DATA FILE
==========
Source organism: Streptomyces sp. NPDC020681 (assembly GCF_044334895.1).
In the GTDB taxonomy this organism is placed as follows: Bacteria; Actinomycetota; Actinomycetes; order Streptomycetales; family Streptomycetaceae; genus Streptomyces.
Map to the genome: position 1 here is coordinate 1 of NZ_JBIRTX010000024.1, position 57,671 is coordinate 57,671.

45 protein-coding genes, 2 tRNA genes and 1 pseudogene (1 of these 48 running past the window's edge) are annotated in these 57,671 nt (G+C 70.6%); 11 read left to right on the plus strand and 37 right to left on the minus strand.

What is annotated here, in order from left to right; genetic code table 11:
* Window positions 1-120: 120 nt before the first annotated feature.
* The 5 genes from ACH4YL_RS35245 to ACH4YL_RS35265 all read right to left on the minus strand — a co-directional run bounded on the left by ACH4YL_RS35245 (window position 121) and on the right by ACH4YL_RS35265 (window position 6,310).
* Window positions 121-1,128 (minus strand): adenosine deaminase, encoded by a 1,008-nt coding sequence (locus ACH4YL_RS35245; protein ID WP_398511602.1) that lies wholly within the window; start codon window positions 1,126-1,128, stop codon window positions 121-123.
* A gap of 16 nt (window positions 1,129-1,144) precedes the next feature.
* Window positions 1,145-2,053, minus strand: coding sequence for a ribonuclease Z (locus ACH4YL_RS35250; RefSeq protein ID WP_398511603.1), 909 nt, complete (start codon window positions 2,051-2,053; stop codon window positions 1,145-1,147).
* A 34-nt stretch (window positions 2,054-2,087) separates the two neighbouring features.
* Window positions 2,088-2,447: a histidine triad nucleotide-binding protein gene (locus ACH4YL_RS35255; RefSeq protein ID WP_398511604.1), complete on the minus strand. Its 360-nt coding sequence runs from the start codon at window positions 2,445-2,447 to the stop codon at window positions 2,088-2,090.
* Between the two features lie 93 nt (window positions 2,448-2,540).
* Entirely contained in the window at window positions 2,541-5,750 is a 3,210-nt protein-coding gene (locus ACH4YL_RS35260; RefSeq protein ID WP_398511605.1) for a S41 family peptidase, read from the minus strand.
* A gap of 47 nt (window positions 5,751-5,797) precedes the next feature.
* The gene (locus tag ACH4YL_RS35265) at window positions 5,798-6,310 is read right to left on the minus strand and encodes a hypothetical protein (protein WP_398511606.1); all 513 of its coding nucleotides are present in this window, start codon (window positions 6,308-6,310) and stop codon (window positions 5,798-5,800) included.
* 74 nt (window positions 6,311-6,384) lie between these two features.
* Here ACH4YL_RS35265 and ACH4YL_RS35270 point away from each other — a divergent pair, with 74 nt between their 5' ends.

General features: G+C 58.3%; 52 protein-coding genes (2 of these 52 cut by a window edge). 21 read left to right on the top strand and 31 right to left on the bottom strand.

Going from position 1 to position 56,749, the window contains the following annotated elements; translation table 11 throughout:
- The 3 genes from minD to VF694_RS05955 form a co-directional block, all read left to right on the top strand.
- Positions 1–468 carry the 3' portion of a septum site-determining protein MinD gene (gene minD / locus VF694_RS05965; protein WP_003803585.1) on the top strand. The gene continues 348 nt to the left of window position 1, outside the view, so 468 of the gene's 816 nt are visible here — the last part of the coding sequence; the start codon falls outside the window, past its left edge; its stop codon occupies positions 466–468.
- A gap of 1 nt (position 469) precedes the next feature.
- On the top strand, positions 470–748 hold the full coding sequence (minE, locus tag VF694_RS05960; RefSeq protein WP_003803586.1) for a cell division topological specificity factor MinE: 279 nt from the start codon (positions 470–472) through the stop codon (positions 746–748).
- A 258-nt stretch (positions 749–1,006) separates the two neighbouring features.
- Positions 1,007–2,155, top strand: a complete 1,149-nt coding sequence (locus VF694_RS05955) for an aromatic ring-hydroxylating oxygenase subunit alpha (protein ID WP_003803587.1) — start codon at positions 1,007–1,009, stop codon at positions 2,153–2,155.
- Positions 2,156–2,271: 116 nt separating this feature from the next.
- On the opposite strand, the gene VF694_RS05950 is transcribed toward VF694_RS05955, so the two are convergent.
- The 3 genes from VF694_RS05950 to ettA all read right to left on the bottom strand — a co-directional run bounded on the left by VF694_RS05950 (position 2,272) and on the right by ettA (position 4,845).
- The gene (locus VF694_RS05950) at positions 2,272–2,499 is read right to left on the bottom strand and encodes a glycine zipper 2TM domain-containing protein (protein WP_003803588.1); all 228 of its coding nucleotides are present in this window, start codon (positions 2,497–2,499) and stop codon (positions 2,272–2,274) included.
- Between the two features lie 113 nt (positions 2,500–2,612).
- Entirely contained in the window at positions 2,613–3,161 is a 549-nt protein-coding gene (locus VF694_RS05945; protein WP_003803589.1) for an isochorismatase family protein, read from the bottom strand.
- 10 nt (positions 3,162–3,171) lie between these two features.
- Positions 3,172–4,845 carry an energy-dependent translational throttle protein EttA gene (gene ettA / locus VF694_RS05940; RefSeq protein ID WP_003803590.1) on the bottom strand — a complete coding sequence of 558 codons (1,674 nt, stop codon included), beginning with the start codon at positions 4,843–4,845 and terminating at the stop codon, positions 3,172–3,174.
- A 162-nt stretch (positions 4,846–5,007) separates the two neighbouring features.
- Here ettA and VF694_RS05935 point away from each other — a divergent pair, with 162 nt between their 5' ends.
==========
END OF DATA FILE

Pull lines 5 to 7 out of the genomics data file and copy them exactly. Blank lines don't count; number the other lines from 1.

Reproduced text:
What is annotated here, in order from left to right; genetic code table 11:
* Window positions 1-120: 120 nt before the first annotated feature.
* The 5 genes from ACH4YL_RS35245 to ACH4YL_RS35265 all read right to left on the minus strand — a co-directional run bounded on the left by ACH4YL_RS35245 (window position 121) and on the right by ACH4YL_RS35265 (window position 6,310).